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Discussion Starter · #21 ·
Thank you sir.

Kevin, if I was thinking about cooling your car I'd be thinking about water injection as well. Not something I'm likely to ever get into on this forum, but a very cool (pun intended) thing for a lot of high performance applications.

I wonder if it would be possible to build one based on boost pressure (so it ramped up flow as boost built) yet triggered in two stages, perhaps based on RPM, or better yet ECU's load calculation (assuming it has one), kind off an Off/One jet/Two Jets thing all driven by manifold boost pressure.

meh. I dunno. Thinking out loud (sorta) I guess.
 

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Funny you bring that up...

I have used meth/water injection before on a few other cars and I do like it for when you're running pump gas because it can give you that octane boost you need to run some boost on pump gas. However I have seen less benefit from it when running race fuels or e85, which is what I run now. Also I'm not just running pump e85 anymore, I'm running VP's x85L which is a leaded variant, as far as I have found it's one of the highest octane fuels you can get, it's simply rated as (R+M)/2 = >120. So it wouldn't benefit me in that area but it could help cool IAT's, and if I find myself having too much trouble with those it might be a good option. Again though it's more a band-aid for a problem that could be solved with a better intercooler as well. If I wanted to shed the intercooler completely, let's say maybe to shave some weight and I start running drags only and no duning then it could be an option as well.

Yes you can get a progressive controller that is based on boost or rpm type situations. Here is an example of a system that uses the boost levels to progressively control the injection Customizable DVC-100 Stage 2
 

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on a point that you had touched on. why polaris turns off the the fan when engine is off is not a good idea, i agree with 100%. very few (car) manufactures have the option of fan run-on after engine off.
would you say that installing an electric water pump that would also run with the engine off (and fan) till the whole system is cooled, would be a great choice/option to add to our RZR's? turbo or not.
 

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Wow that's a great write up. I was looking for something like that a couple years back when I serviced the cooling system on all my regular vehicles. It was very difficult to find answers as to all the different kinds of coolants.

My old 800 machines call for regular old glycol coolant, and like you showed it seems this is about as good as any. If I was switching I'd probably go with a G-05, which is what all my Chrysler vehicles use. I need good freeze protection in western Nebraska and don't seem to have a cooling issue, although these first machines didn't have gauges.

Thanks for posting up your work.
 

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Discussion Starter · #26 ·
on a point that you had touched on. why polaris turns off the the fan when engine is off is not a good idea, i agree with 100%. very few (car) manufactures have the option of fan run-on after engine off.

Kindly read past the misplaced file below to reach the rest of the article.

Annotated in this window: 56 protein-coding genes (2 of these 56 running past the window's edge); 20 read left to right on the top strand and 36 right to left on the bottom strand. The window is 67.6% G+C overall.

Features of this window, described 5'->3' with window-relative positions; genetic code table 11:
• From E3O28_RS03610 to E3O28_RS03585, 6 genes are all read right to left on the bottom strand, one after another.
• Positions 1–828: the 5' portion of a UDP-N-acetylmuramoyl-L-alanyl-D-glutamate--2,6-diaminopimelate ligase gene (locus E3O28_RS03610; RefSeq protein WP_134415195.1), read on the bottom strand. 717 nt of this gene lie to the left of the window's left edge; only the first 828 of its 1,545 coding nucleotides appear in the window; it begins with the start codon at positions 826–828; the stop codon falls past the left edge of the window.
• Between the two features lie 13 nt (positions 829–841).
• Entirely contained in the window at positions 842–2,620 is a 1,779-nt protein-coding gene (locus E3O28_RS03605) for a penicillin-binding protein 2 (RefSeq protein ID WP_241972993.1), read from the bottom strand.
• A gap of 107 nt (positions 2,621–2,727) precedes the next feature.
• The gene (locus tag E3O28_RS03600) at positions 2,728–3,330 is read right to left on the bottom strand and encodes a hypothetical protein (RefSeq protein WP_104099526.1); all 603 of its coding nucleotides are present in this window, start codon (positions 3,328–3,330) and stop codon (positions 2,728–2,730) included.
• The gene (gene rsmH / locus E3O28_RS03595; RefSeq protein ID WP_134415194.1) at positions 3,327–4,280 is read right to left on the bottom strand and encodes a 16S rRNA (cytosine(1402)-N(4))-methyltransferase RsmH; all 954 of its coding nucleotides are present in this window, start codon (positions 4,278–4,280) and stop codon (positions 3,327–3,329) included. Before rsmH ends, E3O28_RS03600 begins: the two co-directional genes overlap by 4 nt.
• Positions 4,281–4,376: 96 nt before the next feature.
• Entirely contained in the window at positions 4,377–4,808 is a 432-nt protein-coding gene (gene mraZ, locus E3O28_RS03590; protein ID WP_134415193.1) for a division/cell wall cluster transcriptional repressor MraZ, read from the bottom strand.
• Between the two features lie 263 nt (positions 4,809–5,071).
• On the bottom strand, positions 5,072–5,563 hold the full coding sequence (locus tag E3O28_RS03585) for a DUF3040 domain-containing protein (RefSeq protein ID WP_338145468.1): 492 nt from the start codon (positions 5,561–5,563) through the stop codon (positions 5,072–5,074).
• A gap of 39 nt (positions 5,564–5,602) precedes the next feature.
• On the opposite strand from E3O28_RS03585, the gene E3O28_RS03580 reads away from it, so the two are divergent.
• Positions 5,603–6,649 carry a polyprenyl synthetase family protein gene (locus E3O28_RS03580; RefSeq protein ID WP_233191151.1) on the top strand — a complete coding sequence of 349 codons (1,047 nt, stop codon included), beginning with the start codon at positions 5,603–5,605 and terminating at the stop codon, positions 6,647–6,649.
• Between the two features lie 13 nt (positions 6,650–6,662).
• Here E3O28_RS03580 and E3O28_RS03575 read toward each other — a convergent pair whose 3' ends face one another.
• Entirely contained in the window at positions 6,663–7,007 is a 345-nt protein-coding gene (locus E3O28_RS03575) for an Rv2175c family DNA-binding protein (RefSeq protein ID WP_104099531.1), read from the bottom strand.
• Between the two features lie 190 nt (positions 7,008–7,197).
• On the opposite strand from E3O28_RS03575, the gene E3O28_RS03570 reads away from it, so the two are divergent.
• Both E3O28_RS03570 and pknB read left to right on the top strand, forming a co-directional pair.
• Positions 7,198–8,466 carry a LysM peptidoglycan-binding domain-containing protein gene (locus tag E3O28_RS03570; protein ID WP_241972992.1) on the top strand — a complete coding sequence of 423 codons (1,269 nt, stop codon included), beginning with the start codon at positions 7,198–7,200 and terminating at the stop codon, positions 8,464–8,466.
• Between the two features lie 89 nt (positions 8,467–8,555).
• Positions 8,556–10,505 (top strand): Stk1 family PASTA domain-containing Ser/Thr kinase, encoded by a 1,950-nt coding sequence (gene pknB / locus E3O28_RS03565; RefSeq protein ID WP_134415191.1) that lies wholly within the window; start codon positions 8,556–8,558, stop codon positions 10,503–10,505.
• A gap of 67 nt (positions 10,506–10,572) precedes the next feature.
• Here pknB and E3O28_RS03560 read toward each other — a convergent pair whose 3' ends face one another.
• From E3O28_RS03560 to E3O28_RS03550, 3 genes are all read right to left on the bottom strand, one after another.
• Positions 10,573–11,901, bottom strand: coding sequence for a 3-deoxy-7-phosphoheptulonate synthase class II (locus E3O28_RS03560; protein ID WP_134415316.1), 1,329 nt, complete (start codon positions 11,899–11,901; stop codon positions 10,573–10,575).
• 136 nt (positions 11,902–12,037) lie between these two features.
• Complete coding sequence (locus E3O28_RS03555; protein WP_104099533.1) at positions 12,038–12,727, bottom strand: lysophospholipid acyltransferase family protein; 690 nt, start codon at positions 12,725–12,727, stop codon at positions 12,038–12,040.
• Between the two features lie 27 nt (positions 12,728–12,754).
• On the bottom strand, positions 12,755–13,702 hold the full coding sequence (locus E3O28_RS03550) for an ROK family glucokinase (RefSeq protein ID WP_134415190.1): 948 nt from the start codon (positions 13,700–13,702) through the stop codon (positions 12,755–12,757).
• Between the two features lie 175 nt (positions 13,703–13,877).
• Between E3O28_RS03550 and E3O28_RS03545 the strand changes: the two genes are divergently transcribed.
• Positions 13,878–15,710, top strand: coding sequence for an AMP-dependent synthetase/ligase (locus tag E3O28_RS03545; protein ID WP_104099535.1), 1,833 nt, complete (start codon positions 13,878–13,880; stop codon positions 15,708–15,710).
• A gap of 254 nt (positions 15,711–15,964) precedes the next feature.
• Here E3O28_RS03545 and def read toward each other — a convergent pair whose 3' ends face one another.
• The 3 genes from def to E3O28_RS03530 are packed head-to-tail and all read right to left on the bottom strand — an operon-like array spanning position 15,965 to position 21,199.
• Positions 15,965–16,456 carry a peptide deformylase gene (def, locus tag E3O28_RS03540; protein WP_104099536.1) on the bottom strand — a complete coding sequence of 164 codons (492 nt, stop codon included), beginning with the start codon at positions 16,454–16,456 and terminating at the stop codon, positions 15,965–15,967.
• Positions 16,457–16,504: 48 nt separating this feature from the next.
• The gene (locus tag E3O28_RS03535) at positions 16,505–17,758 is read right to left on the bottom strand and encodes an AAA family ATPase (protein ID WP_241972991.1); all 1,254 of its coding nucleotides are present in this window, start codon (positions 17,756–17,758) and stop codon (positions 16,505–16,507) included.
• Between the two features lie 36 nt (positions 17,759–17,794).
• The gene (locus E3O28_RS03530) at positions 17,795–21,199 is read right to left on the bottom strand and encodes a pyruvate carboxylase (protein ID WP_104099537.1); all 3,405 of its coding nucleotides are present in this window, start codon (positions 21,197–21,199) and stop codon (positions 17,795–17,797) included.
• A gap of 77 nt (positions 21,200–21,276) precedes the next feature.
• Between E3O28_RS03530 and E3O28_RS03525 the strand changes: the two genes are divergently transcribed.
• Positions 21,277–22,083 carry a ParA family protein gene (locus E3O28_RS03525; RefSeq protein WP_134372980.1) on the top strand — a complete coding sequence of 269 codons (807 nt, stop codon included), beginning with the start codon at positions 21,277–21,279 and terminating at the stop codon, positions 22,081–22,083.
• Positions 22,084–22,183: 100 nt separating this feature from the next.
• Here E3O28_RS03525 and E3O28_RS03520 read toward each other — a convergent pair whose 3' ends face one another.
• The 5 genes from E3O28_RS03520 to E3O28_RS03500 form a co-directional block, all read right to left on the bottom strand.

would you say that installing an electric water pump that would also run with the engine off (and fan) till the whole system is cooled, would be a great choice/option to add to our RZR's? turbo or not.

electric water pump on = mildly good idea. There isn't a ton of heat soak in IC, but getting at least a brief exchange in to move the water is a good idea. I think I've looked into this before, as I recall that pump runs anytime the ignition switch is on, so that's all we need there.

I'd not mentioned it, but I do intent to see if I can find a way to mount a small "pull" fan onto the lower part of the aux rad..
 
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Discussion Starter · #27 ·
Thanks guys!
 
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Ive never had high temps while driving my 19 xp4t, even the other day when it was 120* ambient out but after stopping and starting it back up the warning light came on because everything just sits there when its shut down. Temp came down normally but I do think polaris should adjust the fan controls a touch lower given the distance coolant has to travel when the Stat fully opened. I do plane on separating my intercooler reservoir to cut down on shared temps/pressure and insulating the intercooler lines running past the exhaust. Am considering the fluid type on the intercooler as well, preferably a different color than green
 

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Discussion Starter · #29 · (Edited)
Just some thoughts:

Coolant should be yellow now.

Go easy on coolant type changes. Be sure you know what you're doing. It's Dex-cool now as an example, but many of us don't trust it (2EA problems) and for sure use nothing green. Personally if I wanted a different color I'd use the Asian P-hoat in either red or blue. And may yet.

Yep, the ECU temp values leave something to be desired.

You REALLY want to either idle for a few minutes at shut own or cycle it on and off a few times over a few minutes. I do both!